In a bad sign for Obama, a much smaller plurality, 48 percent, of likely voters say he would be best at getting the economy going, while 43 percent say Romney would do better.
Fifty-three percent of Americans approve of the job Obama is doing in the White House -- the first time since March 2011 that he has broken the historic 50 percent threshold for U.S. presidents who have won re-election; 44 percent disapprove of his service.
His performance rating on creating jobs -- 46 percent approve, while 48 percent disapprove -- matches its high mark in July 2010, and has risen 10 points from his low point in September 2011. A plurality of 45 percent of Americans identify jobs and unemployment as the “most important issue” facing the country.
More troubling for Obama’s re-election bid, just 31 percent say the nation is headed in the right direction compared with 62 percent who say it’s on the wrong track.
On the economy, just 43 percent approve of Obama’s performance, compared with 53 who disapprove. He fares even more poorly on the budget deficit, where 60 percent disapprove of the job he’s doing compared with 32 percent who approve.
“Obama is the lesser of two evils,” says Rosean Smith, 38, an independent voter from Columbus, Ohio, who says Obama faced unrealistic expectations on the economy. “He was basically handed a sick drug baby and expected to make a genius out of it overnight.”
Smith, a graduate student and mother of six who says she has applied for 80 jobs in the last eight months and landed none, says while Obama is “way in over his head” on the economy, she doesn’t trust Romney to do better.
The poll also undercuts Romney’s central argument for his candidacy, suggesting that his background as a private-equity executive isn’t seen by voters as his greatest strength. Asked to name the most important qualification on Romney’s resume, a plurality of 41 percent cite his experience as governor of Massachusetts, while 34 percent say it’s his business experience at the Boston-based firm Bain Capital LLC.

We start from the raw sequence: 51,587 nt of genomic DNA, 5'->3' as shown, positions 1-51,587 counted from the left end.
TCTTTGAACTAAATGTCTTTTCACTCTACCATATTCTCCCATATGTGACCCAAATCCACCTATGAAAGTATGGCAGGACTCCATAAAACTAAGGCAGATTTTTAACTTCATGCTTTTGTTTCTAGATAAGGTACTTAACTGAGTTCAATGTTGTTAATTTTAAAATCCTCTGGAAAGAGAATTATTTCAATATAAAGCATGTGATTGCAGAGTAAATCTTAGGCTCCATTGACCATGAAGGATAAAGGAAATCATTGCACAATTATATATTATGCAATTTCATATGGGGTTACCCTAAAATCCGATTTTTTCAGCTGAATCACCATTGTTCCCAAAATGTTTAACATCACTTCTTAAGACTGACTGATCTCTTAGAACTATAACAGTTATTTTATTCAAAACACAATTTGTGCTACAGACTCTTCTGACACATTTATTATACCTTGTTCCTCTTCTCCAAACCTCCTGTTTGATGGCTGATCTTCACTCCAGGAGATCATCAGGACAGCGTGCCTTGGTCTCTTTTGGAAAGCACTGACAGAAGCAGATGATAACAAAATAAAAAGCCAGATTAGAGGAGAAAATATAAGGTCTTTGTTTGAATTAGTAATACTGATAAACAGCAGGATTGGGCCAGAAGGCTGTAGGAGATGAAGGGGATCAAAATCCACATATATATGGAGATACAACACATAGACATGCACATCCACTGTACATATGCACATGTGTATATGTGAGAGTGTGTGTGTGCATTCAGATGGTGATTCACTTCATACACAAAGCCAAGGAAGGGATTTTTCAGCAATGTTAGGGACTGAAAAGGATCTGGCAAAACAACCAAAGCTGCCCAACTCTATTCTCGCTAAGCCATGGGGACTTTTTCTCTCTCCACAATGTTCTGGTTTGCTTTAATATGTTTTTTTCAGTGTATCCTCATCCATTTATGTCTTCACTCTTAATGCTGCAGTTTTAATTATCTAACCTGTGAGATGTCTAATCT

Jeff Angleton, a 40-year-old construction business owner in Haxtun, Colorado, who is backing Romney, says he has had to fire 27 of the 52 people who work at his company because of lack of projects. Angleton, an independent, says he is “scared” of what the future holds if Obama stays in office, though not confident that things will get better if Romney takes the White House.
“I think the guy is a little bit out of touch, because he has too much money to understand what a guy like me deals with,” Angleton says of Romney.
Likely voters are split over whether Romney’s business experience made him better-prepared to create jobs as president, with 49 percent saying it doesn’t and 45 percent saying it does.
They are also divided on whether it’s a good idea to elect a corporate chief executive officer as president, with 44 saying it is while 40 percent say it’s not.
Asked how they plan to vote for Congress, 48 percent of likely voters say they’d choose a Democrat compared with 41 percent who would back a Republican. The Democratic Party also scores better than its counterpart, with 50 percent of Americans viewing it favorably while 43 percent don’t. The Republican Party’s favorability rating drops 3 percentage points from Bloomberg’s March poll to 41 percent, while its unfavorability stands at 50 percent.
The public also has a much rosier view of the last Democratic president than it does the last Republican. Former President Bill Clinton is viewed favorably by 69 percent and unfavorably by 25 percent, while former President George W. Bush is seen favorably by 44 percent compared with 51 percent who view him negatively.
Donald Trump, who stood beside Romney at a Las Vegas fundraiser last month and says he’s still skeptical about the authenticity of Obama’s U.S. birth certificate, is seen favorably by 33 percent. Fifty-five percent have an unfavorable view of the real estate magnate and reality TV star who flirted with his own presidential run before backing the presumptive Republican nominee.
To contact the reporter on this story: Julie Hirschfeld Davis in Washington at or Jdavis159@bloomberg.net.
To contact the editor responsible for this story: Jeanne Cummings at firstname.lastname@example.org